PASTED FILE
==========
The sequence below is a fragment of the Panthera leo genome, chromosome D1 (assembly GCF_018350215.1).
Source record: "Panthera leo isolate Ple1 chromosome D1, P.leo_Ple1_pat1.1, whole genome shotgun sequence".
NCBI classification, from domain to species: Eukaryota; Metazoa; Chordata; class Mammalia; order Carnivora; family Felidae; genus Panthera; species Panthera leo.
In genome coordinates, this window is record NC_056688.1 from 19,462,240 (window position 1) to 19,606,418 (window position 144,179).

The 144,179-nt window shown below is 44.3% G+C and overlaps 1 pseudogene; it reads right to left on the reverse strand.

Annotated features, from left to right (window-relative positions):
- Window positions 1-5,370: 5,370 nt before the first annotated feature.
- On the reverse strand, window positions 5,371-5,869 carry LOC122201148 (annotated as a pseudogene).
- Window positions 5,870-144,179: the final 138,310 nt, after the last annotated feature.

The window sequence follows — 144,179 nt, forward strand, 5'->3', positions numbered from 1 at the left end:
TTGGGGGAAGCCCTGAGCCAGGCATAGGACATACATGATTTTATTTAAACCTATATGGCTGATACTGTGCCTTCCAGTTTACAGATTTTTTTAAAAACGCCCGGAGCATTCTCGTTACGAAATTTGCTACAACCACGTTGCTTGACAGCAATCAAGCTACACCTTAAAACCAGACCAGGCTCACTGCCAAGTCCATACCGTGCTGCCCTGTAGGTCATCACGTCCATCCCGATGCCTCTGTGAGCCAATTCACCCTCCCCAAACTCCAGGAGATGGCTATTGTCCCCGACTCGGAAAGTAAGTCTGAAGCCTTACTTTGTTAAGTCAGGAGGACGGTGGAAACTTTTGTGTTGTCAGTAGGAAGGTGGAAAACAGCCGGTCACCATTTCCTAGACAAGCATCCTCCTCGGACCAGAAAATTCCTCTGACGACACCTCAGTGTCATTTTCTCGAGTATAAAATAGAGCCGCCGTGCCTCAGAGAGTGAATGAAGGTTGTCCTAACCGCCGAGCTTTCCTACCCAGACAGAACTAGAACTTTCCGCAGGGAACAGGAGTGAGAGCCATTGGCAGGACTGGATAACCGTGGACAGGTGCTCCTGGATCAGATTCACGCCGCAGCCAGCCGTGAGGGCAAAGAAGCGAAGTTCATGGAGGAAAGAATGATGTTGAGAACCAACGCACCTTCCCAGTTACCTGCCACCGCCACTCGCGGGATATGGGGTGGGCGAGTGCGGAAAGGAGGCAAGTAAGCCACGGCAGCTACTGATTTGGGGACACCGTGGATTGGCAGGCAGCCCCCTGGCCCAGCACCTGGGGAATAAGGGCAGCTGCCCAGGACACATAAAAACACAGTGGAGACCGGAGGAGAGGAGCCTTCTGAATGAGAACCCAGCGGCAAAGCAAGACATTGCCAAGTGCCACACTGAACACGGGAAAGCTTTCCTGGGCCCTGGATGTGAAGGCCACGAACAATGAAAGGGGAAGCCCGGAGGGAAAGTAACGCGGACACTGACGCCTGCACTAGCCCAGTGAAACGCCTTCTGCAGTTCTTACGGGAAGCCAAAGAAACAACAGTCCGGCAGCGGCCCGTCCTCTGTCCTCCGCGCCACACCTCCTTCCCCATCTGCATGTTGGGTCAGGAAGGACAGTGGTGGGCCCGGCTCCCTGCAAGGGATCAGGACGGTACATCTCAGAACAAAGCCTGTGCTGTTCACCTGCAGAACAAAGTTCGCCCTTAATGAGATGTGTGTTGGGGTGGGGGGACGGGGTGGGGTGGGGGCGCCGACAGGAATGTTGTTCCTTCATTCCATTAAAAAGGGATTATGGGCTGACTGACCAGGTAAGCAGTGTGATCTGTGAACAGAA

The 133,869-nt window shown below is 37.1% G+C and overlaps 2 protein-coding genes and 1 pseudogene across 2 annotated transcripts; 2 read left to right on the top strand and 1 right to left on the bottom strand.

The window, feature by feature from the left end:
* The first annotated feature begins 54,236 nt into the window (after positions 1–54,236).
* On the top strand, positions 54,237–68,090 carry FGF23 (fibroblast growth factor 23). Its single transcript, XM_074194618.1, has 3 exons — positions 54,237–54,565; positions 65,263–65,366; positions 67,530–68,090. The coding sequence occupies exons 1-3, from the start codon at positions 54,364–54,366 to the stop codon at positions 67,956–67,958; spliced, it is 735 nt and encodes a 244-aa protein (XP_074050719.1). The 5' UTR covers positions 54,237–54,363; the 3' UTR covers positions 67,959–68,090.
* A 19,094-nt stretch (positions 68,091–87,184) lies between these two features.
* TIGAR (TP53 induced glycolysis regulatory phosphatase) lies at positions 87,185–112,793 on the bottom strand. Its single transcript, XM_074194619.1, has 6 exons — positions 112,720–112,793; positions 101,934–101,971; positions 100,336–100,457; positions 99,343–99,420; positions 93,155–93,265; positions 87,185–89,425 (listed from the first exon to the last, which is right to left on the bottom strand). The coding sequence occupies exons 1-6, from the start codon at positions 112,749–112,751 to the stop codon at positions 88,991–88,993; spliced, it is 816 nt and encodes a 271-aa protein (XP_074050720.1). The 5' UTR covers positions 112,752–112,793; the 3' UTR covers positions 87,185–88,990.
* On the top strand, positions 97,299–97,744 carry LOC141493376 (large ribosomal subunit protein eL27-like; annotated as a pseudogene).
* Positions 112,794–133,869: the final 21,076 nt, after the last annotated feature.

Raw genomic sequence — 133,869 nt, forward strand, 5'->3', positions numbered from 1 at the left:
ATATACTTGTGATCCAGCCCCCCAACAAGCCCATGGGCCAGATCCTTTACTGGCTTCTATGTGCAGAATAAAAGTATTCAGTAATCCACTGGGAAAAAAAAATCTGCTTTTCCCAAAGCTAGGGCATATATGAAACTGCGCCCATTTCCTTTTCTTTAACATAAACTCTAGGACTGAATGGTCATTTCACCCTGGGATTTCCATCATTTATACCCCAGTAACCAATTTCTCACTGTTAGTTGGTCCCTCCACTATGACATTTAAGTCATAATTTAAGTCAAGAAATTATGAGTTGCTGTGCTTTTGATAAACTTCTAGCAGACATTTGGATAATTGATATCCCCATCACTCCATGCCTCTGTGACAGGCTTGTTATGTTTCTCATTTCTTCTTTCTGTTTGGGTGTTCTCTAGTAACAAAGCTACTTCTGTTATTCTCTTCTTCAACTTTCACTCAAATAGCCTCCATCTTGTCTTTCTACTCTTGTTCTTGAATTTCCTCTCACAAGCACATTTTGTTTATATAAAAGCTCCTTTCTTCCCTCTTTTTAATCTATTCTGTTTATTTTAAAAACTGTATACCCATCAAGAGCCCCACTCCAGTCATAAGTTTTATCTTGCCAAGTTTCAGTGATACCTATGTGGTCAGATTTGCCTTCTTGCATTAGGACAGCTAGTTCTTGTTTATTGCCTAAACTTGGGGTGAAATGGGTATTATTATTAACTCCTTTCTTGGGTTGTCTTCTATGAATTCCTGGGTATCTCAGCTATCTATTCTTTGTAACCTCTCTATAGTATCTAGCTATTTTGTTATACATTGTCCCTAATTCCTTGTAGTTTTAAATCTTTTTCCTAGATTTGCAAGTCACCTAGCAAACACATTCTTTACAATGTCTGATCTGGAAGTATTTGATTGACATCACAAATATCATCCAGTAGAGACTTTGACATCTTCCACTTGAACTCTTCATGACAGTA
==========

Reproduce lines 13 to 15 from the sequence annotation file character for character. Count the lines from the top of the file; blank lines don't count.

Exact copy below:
The window, feature by feature from the left end:
* The first annotated feature begins 54,236 nt into the window (after positions 1–54,236).
* On the top strand, positions 54,237–68,090 carry FGF23 (fibroblast growth factor 23). Its single transcript, XM_074194618.1, has 3 exons — positions 54,237–54,565; positions 65,263–65,366; positions 67,530–68,090. The coding sequence occupies exons 1-3, from the start codon at positions 54,364–54,366 to the stop codon at positions 67,956–67,958; spliced, it is 735 nt and encodes a 244-aa protein (XP_074050719.1). The 5' UTR covers positions 54,237–54,363; the 3' UTR covers positions 67,959–68,090.